trendspotting | PLANADVISER July/August 2017

IRAs Serving Their Purpose

People use them as both a savings and a rollover vehicle

By Lee Barney | July/August 2017

Individual retirement accounts (IRAs) are doing what they were created to do, according to the Investment Company Institute (ICI), which has released details about the demographics and savings behavior of IRA investors.

“With  $7.4 trillion in assets invested, traditional and Roth IRAs are successfully meeting their dual mission as contributory savings vehicles and as a place to transfer or consolidate assets from employer-sponsored retirement plans,” observes Sarah Holden, senior director of retirement and investor research at ICI.

Roth IRA investors tend to be younger, which ICI attributes to the fact that only recently have the rules regarding Roth IRA contribution limits, conversions and rollovers been eased. At year-end 2015, 31% of these investors were under age 40, whereas only 16% of traditional IRA investors were in that age bracket. Conversely, 25% of Roth IRA investors were 60 or older, compared with 40% of traditional IRA investors.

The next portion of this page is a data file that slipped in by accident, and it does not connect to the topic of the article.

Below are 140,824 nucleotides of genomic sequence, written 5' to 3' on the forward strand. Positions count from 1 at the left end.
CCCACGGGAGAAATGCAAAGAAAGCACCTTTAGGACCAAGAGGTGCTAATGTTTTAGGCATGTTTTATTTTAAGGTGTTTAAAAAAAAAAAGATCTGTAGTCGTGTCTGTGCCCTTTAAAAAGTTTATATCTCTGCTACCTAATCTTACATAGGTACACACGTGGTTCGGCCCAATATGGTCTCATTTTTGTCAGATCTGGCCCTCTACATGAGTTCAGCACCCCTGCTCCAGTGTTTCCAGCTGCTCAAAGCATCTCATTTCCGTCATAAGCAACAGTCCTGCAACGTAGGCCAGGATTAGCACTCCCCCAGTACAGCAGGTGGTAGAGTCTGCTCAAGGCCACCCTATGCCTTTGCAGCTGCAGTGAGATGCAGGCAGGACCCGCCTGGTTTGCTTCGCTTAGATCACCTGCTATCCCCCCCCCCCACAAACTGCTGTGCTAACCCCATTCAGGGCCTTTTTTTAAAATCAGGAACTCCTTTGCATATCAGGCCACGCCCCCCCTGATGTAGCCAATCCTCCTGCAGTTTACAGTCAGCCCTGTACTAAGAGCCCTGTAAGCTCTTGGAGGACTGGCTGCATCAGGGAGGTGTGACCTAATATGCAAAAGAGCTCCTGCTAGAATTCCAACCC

Eighty-five percent of traditional IRAs initiated in 2015 were opened with rollovers, whereas 71% of new Roth IRAs were opened with contributions.

Those who invest in IRAs are committed contributors, the ICI says, noting that more than 70% of those who made a traditional IRA contribution in 2014 did so again in 2015. For Roth IRA investors, that percentage rose to 80%. Roth IRA investors gravitate more toward equities than do traditional IRA investors, with 66% of Roth IRA assets invested in equities. Roth IRAs also had less allocated to bonds (7%) than did traditional IRAs (16%). ICI says this is because Roth IRA owners are younger than traditional IRA owners.